Stay tuned if you are interested in dairy-free yoghurt made with a soy base.  If you “like” my Face Book Page you will be sure to know when I write about it.

If you have questions about making yoghurt I will do my best to answer based on my experience to date. I found a great resource at: Make Your Own Yoghurt with a range of Frequently Asked Questions that may also assist.

 

 

 

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{ 31 comments… add one }
  • Marlene Goh March 20, 2012, 12:33 pm

    Thanks for the recipe. I will try this as my children just love yoghurt

    • Kyrstie March 20, 2012, 9:26 pm

      Hi Marlene, I hope your children enjoy it. My boys are eating it every day! I forgot to add to the post that another way we have been using it is to mix some of the batch with berries and freeze it in ice block containers for a treat.

  • Jessica Hughes March 23, 2012, 1:22 am

    Thank you for the fantastic recipe. My daughter loves yoghurt but one of my concerns has been the amount of sugar in some of the supermarket varieties. I think this might just be the answer I have been looking for.
    http://mumsmoneybox.com/

  • Bianca Condon April 30, 2012, 9:02 pm

    Thanks for the recipe, I am contemplating whether to try it. Just wondering what the “fridge life” of the yogurt is. Not sure whether my family would eat 3L of yoghurt before it went off

    • Kyrstie April 30, 2012, 9:20 pm

      Hi Bianca, I have halved the recipe successfully when not wanting to make such a large quantity. I recommend putting it into glass jars that are steralised first (in an oven at 160 degrees for 15 minutes-more steralising pointers are at http://afreshlegacy.net/chutney-relish) It has never lasted past 3 weeks before being all eaten here so I can’t say for sure beyond 3 weeks! My kids eat a serve almost everyday and I use it often in cooking as a replacement for cream and other dairy. Hope this helps.

  • Bianca Condon May 24, 2012, 7:13 pm

    Thanks Kyrstie for the yummy recipe, halved the quatities with success.

    • Kyrstie May 24, 2012, 8:31 pm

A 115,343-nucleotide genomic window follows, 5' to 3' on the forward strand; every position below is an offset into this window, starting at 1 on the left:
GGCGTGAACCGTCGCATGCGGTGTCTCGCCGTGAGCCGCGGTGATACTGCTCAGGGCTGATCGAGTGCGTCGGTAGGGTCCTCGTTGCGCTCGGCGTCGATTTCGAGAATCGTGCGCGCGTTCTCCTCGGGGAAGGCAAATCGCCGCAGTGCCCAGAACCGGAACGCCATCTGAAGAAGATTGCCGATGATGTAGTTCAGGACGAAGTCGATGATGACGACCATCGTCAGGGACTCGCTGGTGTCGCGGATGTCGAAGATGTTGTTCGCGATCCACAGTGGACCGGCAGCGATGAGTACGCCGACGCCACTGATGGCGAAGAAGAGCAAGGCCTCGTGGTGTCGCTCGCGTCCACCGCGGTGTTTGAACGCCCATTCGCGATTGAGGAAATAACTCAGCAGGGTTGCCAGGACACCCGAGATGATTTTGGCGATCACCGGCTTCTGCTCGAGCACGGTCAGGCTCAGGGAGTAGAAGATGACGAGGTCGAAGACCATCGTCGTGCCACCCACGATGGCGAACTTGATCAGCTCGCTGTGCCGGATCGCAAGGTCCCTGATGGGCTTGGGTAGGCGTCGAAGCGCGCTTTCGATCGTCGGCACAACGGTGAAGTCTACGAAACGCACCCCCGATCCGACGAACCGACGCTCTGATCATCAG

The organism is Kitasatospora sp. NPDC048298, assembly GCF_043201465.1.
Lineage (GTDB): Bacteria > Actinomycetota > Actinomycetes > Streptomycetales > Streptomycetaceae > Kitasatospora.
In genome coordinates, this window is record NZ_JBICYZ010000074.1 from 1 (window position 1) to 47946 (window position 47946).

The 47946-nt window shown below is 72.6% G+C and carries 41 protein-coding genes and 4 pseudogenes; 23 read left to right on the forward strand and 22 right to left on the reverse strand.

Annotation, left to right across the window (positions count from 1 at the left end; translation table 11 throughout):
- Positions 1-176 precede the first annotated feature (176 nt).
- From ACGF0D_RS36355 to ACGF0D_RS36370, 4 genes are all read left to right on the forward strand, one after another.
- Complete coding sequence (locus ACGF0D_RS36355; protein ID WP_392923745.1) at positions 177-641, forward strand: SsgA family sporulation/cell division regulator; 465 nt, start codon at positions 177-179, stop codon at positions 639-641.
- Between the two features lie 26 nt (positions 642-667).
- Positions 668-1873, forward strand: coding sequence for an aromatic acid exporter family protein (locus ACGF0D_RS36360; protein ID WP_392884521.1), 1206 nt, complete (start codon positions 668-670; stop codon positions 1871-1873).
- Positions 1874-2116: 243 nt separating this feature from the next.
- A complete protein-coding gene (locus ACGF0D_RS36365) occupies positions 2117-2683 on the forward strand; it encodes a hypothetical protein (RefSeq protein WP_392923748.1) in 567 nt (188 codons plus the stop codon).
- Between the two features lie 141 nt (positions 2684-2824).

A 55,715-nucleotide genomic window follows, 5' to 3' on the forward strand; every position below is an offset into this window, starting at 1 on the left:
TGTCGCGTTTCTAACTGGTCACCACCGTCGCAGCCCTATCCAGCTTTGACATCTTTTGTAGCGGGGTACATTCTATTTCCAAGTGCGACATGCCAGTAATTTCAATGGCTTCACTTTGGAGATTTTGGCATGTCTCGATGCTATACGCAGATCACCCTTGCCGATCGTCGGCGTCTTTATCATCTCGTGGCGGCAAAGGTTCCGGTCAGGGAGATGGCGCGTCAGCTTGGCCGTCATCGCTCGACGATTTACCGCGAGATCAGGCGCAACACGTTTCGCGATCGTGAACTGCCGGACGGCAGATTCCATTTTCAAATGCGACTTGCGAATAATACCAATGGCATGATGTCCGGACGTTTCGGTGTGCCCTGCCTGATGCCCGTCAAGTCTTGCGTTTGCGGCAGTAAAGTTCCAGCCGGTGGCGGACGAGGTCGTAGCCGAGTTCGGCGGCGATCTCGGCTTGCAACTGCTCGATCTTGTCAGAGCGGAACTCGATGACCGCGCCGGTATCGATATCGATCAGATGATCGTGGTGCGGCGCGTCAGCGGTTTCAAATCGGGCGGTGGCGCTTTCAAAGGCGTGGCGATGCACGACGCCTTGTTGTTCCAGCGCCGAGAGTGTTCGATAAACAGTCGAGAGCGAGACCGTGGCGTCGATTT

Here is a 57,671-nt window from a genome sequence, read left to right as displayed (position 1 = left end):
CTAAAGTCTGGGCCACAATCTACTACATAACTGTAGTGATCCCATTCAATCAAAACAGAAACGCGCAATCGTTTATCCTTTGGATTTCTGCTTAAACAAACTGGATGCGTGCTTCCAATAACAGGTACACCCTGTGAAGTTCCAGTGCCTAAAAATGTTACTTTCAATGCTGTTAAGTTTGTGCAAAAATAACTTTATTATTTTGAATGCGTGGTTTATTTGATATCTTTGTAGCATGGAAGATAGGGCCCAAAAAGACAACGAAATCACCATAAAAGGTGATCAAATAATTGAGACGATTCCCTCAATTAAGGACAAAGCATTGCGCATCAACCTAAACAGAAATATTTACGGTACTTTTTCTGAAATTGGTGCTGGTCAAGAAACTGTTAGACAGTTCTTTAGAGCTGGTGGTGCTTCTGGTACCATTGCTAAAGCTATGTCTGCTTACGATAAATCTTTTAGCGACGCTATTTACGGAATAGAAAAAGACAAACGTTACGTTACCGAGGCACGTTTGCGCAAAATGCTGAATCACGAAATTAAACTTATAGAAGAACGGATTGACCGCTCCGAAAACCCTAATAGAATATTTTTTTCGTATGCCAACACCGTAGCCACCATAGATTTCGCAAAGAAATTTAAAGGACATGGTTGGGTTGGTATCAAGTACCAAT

That’s great Bianca. I am pleased. Thanks for returning to let me (and others) know. After numerous batches I have noticed that the shelf life is impacted by the containers you use. In my experience the yoghurt will last the longest if potted into glass steralised jars. If you use any plastic containers make sure you use them first and I recommend they be used within 2 weeks. Potted into steralised glass jars it should last at the full 4 weeks.

  • Linda September 26, 2012, 7:49 am

    Just had some of my first batch for breakfast this morning. So shocked at how easy it was and how well it worked!

  • Debbie July 17, 2013, 7:13 pm

    Kirsty rather than soy try using coconut cream. Geelong fresh sell it and I think the organic shop in Torquay also have coconut yoghurt. Buy a small container, follow your same process as above.
    Also if you want thicker dairy yoghurt add a cup of powdered milk as it does make it thicker. If the kids like things sweeter you can add raw honey…

    • Kyrstie July 17, 2013, 8:54 pm

      Funny you should say that Debbie, I have a batch in progress right now I am trying with coconut milk. I am not sure if it will work but I made a little batch to see. If not I will try coconut cream next 🙂

  • Jodie December 3, 2013, 10:31 am

    OK so all this time I have been making easiyo – I have re-read your post today and I am closer to giving my own a go!!! (lol – I am a bit slow ) I want to ask about the probiotics – or is it prebiotics in yoghurt, can you add your own into the starter? Like a teaspoons of the Kids Inner Health plus?

    • Kyrstie Barcak December 3, 2013, 2:02 pm

      Hi Jodie, I use a yogurt that is good quality as a starter. I do not add anything else. I guess you could add your own if you wish 🙂

  • Beth July 19, 2014, 3:10 pm

    If the coconut milk doesn’t work out, try Almond milk. As soon as my almond tree starts putting out more than 20 nuts I’ll be trying to make milk from them.

    Going to give your recipe a go next weekend – after I’ve been to the farmers market and picked up some organic unhomogenised yoghurt from the Tilba Dairy. Going to try your butter recipe too with Tilba cream. There are no local organic dairies – we have to wait for the south coast farmers to bring their goodies inland.

    What I’d really like to try is making mozarella for our pizza. Perhaps if my butter is edible I’ll try soft cheese next. 😀

    • Kyrstie Barcak July 20, 2014, 12:45 pm

      I’d love to hear how you go Beth. My one try at mozarella was a failure, I must try it again soon. Thanks for dropping by.

      • Anonymous August 9, 2014, 2:14 pm

        Hi Kyrstie
        I finally got a starter yoghurt!
        Do you put the lids on the containers when they go into the esky, or do you wait until they have fully cooled?
        I’m praying for a successful first attempt as my hubby is resisting my using up 2l of unhomogenised milk in an experiment – it’s often hard to get around here.

        • Kyrstie Barcak August 9, 2014, 2:37 pm

          Good luck with it, yes put lids on the jars and then also on the esky, allowing the least amount of heat to escape while you are filling it as possible. Eg: put a few jars in close it and then do the next ones. It will help them reach the correct temperature. Keep in the esky overnight and then place into the fridge for a day. I make it often, there is no reason why it will not work if you use a thermometer to reach the correct temperatures. Enjoy 🙂